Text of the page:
Where the empty calories just keep on coming
By Tim Carman,
In a game obsessed with numbers — home runs, earned run averages, stolen bases, Derek Jeter hookups — it should come as little surprise, that, given half a chance, baseball fans can rattle off exactly how many hot dogs they’ve wolfed down during the course of a nine-inning game.
Case in point: Before the first pitch at Oriole Park at Camden Yards in Baltimore last week, Mark Mirchandani casually announced that he already had gobbled three Esskay dogs. Nearly three hours later, when the Orioles had finished off the Toronto Blue Jays, 2-1, Mirchandani said he had polished off 10 franks — not to mention two orders of nachos, two servings of peanuts, five tiny cups of ice cream, one soda and, apparently to restore order to his battered digestive system, a small container of salad. He had his reasons for the binge, which, incidentally, totaled approximately 7,800 calories, or about three times what the average male needs a day.
Mirchandani was sitting in the Left Field All-Inclusive Picnic Perch, the rather pastoral, slightly enigmatic name that the Orioles have attached to their all-you-can-eat seats. For $35 each, Mirchandani and the rest of his colleagues at Mindgrub — yes, Mindgrub, a technology agency that focuses on mobile apps — could feast on as much ballpark food as they could stuff in their faces during the seven innings of the pig-out promotion. Mirchandani, 25, had no complaints about his belly-busting meal, save for the soda.
“It’s all just watered down,” he said, downplaying his own criticism with some well-played irony. “I don’t know how I’ll sleep tonight.”
First introduced to the majors around 2007, the all-you-can-eat seat is one of baseball’s more controversial (and successful) solutions to sell hard-to-fill sections. At least 19 of 30 Major League clubs offer the seats in some form or another, whether the Chicago White Sox’s patio parties at U.S. Cellular Field or the all-inclusive sections at every home game at Oriole Park and PNC Park in Pittsburgh. (You can find the promotion in minor league parks as well.)
“The Picnic Perch has created demand for an area that previously was one of our least-utilized areas of the ballpark,” points out Greg Bader, director of communications for the Orioles.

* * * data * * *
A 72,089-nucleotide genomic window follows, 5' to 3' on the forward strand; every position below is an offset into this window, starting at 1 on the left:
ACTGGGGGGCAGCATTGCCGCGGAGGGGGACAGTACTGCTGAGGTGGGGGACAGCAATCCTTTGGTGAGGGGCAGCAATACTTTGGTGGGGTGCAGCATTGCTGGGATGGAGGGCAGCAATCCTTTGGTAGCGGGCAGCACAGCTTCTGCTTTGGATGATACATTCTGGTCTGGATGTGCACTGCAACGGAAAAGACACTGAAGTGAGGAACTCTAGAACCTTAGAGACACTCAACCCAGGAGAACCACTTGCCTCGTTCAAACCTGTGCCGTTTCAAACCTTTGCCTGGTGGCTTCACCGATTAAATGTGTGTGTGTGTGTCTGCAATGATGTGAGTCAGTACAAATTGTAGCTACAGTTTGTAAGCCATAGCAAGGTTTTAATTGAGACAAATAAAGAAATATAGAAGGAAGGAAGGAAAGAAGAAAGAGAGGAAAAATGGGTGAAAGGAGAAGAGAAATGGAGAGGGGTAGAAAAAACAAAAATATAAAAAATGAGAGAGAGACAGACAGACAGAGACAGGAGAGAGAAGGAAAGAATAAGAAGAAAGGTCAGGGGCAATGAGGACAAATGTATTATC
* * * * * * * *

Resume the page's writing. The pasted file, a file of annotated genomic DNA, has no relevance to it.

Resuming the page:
Nutritionists, of course, shudder at the notion. “Anything that encourages people to overeat in this age of rampant obesity and diabetes is unwelcome,” notes Kelly Brownell, professor of psychology, epidemiology and public health at Yale University and director of the school’s Rudd Center for Food Policy and Obesity. “Unlimited junk food is not anyone’s bargain.”
It’s true that baseball concessions rate slightly above vending-machine fare in nutritional quality, but historically, the junk food also has been priced in such a way as to discourage overindulgence (and perhaps to help finance escalating player salaries). All-you-can-eat seats stand this dynamic on its head: For the price of a mid-level restaurant meal (around $30 to $50), baseball fans can consume as many dogs, nachos and sodas as they want. In this way, the grub available at these seats is a small reflection of the processed-food industry: The calories are plentiful, cheap and mostly empty.
Except in the case of the Washington Nationals. In the nation’s capital, where the federal government drowns in rivers of red ink, the city’s overachieving baseball team has developed all-you-can-eat promotions exclusively for those folks who still have fistfuls of dollars at their disposal. The Lexus Presidents Club and the PNC Diamond Club, both located behind home plate, offer fans the chance to feast all night long for the bargain price of $325 and $170, respectively. (The seats are even pricier for more-sought-after series, such as the Yankees-Nationals games in June, when the Presidents Club tickets run $400 a pop.)
The food in these exclusive, all-inclusive seats at Nationals Park reflect the tastes of the people who populate them. A Nats spokeswoman notes that both clubs offer a “customized gourmet meal created by chefs from Levy Restaurants, our food and beverage partner.” These meals can include hand-carved meats, pasta or “farm-to-fork” dishes featuring local fruits and vegetables. The Presidents Club, she adds, even features an antipasto-and-salad bar and a “Sweet Shoppe” with gelato, cakes and cookies. Draft beer and wine are included in the price of admission.
The four West Virginia University undergrads roaming the concourse at PNC Park in Pittsburgh could only dream of unlimited beer as part of their All You Can Eat seats. Instead, the quartet had to satisfy themselves with an endless parade of hamburgers, hot dogs, popcorn, nachos, peanuts, sodas and Blue Bunny ice cream sandwiches. They were determined to get their money’s worth.